Athletes put tri skills to the test |

Athletes put tri skills to the test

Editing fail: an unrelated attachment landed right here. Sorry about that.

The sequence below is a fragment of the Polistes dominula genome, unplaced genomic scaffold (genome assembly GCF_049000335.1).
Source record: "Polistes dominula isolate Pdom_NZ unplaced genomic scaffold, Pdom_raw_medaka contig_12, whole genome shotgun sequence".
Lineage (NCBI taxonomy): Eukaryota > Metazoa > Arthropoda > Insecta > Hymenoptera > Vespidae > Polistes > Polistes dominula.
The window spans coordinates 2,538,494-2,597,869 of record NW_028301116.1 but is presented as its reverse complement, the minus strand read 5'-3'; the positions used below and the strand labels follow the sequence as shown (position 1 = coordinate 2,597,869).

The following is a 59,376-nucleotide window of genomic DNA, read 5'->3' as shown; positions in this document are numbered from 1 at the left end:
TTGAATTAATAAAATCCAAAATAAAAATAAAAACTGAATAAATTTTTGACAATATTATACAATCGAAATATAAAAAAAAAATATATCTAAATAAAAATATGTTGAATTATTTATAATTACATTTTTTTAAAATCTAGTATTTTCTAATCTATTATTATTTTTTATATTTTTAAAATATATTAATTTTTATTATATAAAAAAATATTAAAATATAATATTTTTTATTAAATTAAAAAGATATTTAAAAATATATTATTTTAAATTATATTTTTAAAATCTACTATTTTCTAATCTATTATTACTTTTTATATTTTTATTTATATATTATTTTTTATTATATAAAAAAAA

Zestful vibes filled the warm morning air at West End Beach last weekend for the 24th annual Donner Lake Triathlon, from the amped competitors to their supportive rooting sections to the spirited announcer at the finish line.”It’s so fun,” Truckee resident Conrad Snover said moments after his second-place finish in Saturday’s sprint race. “Just a local grassroots race – no pressure, local scene, super fun. A race like this 10 minutes from my house, you can’t beat it.”Snover, 30, who amazingly had plenty of breath to speak without a huff or a puff almost immediately after completing the race – in 40:43 – sat in first place upon completion. But he was in the first wave of racers, before last year’s sprint winner, Michael Smith of Santa Barbara, finished in 37:31 to clinch his second sprint title in two years.Snover realized that Sunday’s International Triathlon would be a lot tougher.”[Sunday] is more of a long shot,” he said, not knowing he would place 14th overall with a time of 2:21.22 on Sunday. “There are a lot more variables.”Last year’s Sprint and International Triathlon winner, Shannon Rahlves of Truckee, retained her title in the sprint race Saturday, with a time of 44:07, but placed fifth among the women and 43rd overall on Sunday, with a time of 2:33.07.”They’re really great,” Rahlves, 30, said of the annual triathlon, which attracted more than 1,200 athletes this year from states across the West. “They’re all the same. It’s nice to have it at home.”Perhaps nobody at the event had as much energy as 26-year-old Jon Epsteyn of Reno. In fact, everyone combined may not have matched Epsteyn’s enthusiasm after he dashed across the finish line in 49:58, for 36th place overall.”I think I killed it,” Epsteyn said of the sprint race and how well he did. “I’m ready to do another one right now. My energy level is as intense as these mountains surrounding me, and man, I’m just so amped up, dude. Just killin’ it out here. It’s awesome.”Asked if he planned on entering the international event the following day, Epsteyn explained that the sprint was his first ever triathlon and he wanted to see how he placed this year before entering the longer, more taxing race.”I just wanted to see where I placed this year,” Epsteyn said. “Hopefully first because I’m a damn competitor and I got it running through my blood. I wanna win, because I’m a winner, a winner in life, a winner all around, man.”Most competitors complained that the steep bike ride up Highway 40 was most difficult. But for Epsteyn it was the opening leg of the race that gave him some trouble.”The bike and run was easy to me, but the swimming killed me,” he said. “I haven’t been swimming as much as I should, and thank God I knew the breath stroke and used to swim a long time ago because it really helped me out.”Davis resident Kari Bianchini, 23, did not display Epsteyn’s fervor after the race, but had energy enough during the sprint race to finish eighth in the women’s class and 46th overall in 51:42.”It was a pretty tough little course,” Bianchini said. “I felt good on the bike and then on the run my legs were just gone. But it was definitely fun.”Steve Roth of Reno, a 25-year-old who would have been in the heavyweight division if there were one, said he had a blast in his first-ever triathlon.”It was fun,” Roth said of the sprint race, which he placed 246th with a time of 1:09.04. “I’ve been training for about three months and it was right about what I expected.”Asked if he felt the difference in elevation from Reno to Donner lake, Roth replied, “Oh yeah. When you’re swimming. It just took so much more energy.”Denis Honeychurch, a 58-year-old competitor from Fairfield, said this year’s race was about the 15th for him. Honeychurch said he was satisfied with his 41st place finish, in 50:37, mainly because he accomplished his set goal.”I was racing against my coach who is the same age,” Honeychurch said. “I think I beat him by about 20 seconds.”Honeychurch also competed in Sunday race, where he placed 159th in 2:51.58.Alistair Eeckman, who at 10 years of age already has competed in four triathlons, finished Saturday’s sprint in 1:01.29, for 163rd place. Was he intimidated by the big boys and girls in the race? “Kind of,” he said, “but I just try to win.”Scott Young of Reno took first place for the eighth straight time in the International Triathlon.

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